Many people don't realize that you also need an air bubble inside the cartridge. Yes, you need an air bubble. The air bubble acts as sort of a spring to buffer ink flow from the bottles. Without it, when printing starts it is pulling on the entire column of ink from the head back to the top of the bottle. Then when a nozzle stops drawing ink, inertia keeps the ink going. Maybe you've heard this in the past in old houses, it's called Water Hammer when the pipes make a Bang as you shut off a faucet quickly. All houses now include a (wait for it) dead end pipe with an air bubble in it.

With the air bubble in the top of the cartidge, as the print head pulls out ink the air bubble grows a little larger as it drops barely below ambient air pressure. This creates a slight suction that pulls ink in from the bottles. If the nozzle does a lot of heavy printing and gets some ink flowing, then stops suddenly, instead of a column of ink 20 inches long slamming ink out the nozzle, it simply compresses the air bubble a little and this then springs the ink back slightly into the bottle until everything is again at ambient pressure.

Note that flexible sidewalls can substitute for this air bubble, for instance the C8x and C6x series of Epsons have a thin plastic "sticker" that seals one side of the cartridge and this can flex in and out in place of an air bubble.

It might seem strange that a column of ink 20 inches long "slams" into the nozzles but gently compresses an air bubble. The difference is volume. 64 nozzles smaller than a human hair versus a bubble that may be 20 times the diameter of the hose. Turn on your shopvac. Put a funnel over it, small side out. You get a jet of fast moving air. Now put a large funnel over it (or make one out of cardboard) that expands the size. Slow moving air.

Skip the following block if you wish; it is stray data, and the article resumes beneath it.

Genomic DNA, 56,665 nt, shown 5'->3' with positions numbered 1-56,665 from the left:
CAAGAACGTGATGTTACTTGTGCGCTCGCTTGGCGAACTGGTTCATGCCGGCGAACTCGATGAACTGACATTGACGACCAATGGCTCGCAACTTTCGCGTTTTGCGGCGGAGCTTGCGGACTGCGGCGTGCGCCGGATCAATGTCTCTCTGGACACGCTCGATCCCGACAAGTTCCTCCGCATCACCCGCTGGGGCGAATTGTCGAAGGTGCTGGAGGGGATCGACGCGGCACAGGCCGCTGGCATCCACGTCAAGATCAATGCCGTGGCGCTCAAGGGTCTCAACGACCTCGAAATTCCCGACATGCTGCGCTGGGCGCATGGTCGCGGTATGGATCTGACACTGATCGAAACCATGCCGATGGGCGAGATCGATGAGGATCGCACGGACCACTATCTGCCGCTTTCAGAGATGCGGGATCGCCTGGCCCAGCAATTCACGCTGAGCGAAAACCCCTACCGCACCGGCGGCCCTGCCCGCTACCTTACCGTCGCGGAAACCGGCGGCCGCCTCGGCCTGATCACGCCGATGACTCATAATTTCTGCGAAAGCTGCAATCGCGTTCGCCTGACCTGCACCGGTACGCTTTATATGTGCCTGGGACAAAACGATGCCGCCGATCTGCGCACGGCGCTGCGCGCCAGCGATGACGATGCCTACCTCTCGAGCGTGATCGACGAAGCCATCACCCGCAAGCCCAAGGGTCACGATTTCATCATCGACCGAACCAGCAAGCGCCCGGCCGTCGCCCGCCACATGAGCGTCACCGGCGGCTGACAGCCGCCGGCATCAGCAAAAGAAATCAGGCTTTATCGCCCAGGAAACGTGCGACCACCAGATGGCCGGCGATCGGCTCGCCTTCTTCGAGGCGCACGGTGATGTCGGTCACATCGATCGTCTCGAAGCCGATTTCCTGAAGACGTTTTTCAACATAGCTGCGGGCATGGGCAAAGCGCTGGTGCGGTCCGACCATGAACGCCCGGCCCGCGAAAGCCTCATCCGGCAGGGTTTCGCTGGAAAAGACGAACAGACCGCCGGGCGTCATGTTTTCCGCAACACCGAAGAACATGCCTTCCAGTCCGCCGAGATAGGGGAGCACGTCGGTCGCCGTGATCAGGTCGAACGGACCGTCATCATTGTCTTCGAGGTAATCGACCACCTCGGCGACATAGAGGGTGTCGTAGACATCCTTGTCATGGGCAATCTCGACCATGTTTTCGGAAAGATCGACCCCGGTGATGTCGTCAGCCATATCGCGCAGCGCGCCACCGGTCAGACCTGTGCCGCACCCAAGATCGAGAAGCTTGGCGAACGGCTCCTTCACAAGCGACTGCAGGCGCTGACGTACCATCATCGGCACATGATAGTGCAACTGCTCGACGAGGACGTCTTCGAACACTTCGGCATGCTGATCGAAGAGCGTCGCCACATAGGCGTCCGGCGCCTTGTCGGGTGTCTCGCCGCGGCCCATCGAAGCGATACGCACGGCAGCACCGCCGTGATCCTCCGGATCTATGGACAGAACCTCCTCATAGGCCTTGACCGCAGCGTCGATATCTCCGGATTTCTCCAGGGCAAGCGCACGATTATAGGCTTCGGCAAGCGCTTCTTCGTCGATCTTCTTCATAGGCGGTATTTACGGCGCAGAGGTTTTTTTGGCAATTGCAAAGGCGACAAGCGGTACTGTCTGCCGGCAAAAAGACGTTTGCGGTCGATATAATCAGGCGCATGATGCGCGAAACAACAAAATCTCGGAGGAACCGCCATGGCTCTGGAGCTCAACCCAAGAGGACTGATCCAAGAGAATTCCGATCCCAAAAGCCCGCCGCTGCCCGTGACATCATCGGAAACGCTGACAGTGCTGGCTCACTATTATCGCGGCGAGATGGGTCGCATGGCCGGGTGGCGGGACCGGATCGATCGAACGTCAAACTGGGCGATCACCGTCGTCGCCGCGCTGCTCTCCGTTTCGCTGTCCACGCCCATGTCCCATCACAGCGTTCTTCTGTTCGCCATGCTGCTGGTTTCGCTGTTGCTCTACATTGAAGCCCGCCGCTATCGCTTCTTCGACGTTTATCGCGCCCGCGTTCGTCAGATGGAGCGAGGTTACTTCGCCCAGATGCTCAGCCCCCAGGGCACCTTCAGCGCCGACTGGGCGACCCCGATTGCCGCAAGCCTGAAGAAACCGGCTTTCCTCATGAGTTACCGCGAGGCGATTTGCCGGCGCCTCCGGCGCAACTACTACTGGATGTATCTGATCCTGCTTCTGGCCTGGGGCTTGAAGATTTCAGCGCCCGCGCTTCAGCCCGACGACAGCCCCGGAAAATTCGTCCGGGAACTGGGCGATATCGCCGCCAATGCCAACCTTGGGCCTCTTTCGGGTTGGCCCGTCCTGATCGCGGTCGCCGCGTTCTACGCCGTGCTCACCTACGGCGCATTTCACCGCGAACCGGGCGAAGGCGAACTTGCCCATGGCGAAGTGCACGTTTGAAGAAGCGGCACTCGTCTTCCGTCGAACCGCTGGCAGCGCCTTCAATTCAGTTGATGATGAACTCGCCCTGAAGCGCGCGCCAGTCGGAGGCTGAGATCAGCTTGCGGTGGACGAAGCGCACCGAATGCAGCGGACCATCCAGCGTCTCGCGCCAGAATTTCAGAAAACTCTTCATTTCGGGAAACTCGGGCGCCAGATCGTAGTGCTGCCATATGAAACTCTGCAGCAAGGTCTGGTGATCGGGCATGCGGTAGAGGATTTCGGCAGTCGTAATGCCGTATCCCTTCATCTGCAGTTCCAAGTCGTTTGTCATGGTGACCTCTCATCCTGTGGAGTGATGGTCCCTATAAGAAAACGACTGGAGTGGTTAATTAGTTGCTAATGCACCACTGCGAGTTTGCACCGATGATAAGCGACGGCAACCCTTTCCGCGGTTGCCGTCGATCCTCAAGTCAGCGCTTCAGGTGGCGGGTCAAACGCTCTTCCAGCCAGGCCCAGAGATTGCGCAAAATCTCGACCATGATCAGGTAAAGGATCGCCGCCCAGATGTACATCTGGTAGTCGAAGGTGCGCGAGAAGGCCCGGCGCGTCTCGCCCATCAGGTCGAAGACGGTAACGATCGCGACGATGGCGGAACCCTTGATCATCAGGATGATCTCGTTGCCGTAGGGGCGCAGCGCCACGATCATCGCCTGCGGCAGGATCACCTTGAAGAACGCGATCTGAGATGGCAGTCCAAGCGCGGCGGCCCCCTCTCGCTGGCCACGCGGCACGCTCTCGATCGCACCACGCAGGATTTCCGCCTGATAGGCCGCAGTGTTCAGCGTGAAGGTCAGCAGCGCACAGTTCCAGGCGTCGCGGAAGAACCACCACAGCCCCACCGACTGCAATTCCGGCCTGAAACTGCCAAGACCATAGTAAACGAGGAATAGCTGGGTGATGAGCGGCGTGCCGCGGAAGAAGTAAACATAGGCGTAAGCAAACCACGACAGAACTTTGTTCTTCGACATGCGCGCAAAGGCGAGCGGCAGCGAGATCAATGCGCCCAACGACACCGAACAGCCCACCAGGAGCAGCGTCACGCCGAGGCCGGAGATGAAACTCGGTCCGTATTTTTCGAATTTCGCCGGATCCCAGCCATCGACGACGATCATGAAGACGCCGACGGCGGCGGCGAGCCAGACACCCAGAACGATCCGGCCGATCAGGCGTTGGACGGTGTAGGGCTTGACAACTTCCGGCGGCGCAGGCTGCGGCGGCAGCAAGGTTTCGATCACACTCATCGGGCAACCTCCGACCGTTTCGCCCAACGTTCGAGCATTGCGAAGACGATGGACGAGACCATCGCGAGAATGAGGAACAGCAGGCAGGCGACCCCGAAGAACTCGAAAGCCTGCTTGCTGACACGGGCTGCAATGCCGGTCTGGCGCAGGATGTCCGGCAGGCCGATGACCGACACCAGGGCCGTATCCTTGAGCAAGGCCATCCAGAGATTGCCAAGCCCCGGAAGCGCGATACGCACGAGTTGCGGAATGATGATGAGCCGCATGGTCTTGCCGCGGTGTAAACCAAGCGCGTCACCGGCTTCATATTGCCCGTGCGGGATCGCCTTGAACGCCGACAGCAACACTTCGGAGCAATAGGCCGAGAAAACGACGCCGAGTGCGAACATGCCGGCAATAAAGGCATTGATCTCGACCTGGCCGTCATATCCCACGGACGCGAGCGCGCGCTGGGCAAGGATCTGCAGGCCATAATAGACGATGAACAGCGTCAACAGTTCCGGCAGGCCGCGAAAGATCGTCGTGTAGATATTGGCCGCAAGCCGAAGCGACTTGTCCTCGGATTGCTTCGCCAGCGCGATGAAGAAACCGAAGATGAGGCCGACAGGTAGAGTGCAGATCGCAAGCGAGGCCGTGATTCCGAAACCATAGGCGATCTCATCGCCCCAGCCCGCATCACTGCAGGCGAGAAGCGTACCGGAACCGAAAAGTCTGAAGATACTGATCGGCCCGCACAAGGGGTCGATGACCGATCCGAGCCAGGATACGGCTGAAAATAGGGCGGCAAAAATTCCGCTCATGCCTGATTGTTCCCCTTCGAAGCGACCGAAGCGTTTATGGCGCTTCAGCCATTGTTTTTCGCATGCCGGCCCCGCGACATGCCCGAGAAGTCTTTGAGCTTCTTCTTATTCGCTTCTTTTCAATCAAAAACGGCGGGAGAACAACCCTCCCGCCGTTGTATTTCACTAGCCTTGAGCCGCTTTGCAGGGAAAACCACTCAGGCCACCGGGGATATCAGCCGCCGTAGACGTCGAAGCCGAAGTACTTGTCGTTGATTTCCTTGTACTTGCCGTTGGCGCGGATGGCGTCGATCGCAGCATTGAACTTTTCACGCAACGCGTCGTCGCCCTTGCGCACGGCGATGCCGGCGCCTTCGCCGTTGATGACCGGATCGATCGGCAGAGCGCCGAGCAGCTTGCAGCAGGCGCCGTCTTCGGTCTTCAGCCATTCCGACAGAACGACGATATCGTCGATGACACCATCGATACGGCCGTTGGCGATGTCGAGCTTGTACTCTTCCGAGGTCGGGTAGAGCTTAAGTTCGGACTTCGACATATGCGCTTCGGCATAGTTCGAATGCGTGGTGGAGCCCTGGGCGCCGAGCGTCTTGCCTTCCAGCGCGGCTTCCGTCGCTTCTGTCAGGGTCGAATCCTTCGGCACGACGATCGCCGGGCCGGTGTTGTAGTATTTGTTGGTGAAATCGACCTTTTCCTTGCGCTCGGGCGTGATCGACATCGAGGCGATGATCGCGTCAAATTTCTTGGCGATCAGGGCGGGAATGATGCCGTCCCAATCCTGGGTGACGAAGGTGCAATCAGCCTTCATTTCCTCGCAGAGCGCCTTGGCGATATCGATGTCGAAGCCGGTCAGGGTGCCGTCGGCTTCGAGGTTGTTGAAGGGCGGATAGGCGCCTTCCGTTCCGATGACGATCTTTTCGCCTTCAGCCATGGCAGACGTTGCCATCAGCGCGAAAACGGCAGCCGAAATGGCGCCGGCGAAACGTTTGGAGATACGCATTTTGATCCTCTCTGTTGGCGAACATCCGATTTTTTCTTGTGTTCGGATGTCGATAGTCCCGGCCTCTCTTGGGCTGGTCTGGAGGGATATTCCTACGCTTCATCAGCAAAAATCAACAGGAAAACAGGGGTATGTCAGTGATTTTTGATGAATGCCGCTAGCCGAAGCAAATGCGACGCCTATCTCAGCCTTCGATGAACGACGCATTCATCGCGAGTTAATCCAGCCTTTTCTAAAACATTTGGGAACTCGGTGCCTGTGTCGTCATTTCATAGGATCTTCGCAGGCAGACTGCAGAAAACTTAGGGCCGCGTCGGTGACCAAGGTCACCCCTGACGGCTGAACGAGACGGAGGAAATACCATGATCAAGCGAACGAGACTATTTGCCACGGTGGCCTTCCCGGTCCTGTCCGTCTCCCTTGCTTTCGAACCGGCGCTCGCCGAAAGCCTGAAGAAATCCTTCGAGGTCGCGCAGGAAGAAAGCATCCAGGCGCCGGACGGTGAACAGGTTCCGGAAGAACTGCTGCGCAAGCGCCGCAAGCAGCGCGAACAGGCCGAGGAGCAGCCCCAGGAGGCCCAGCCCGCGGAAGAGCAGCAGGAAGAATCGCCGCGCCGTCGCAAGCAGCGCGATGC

Or try this for another illustration: hook up a blunt needle to a 30cc syringe. Fill the syringe with water, knock all the air out and squirt it out just like every doctor on TV does. Now stick it back into the water and pull 30cc of water into it. It's hard! You are pulling every cc of the way.

Now empty it out (notice how hard you must push to empty it), and suck 5cc of air into it. Stick it back in the water and fill it. It's much easier! You can pull it immediately up to 10 or 15cc, hold it, and just wait for it to fill. Empty it and notice how much easier it is to push, as you can push a bit then hold it as air pressure continues to push the water out. You can pull, stop, pull the plunger again and again and the net effect with an air bubble is that you can move it easily but the water will continue to fill the syringe as if you were just steadily pulling the average of all those starts and stops.

BTW, this problem can appear to be ink starvation. Without the air bubble: As a color starts printing, the sides of the cartridge pull in a little, then if heavy printing continues it may starve the nozzle a little as inertia is overcome and then ink flows and it prints all nozzles; then that color stops or slows but ink keeps flowing, initially the sides of the cartridge may expand slightly, then it may force a little ink out. But the droplet blocks a few nozzles, making it look like some nozzles are blocked internally. As the print head whizzes (or wizzes) along, the drop may dislodge causing a random droplet which may spray off the edge or just on the edge of the paper, and the nozzles stop banding.

Some people say I think too much about things. I say there aren't enough hours in the day, I want to learn more and figure more things out. When I was an electronics tech, after my work was done I'd work on the tough dogs that other techs had given up on.

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Thanks,
Alien Steve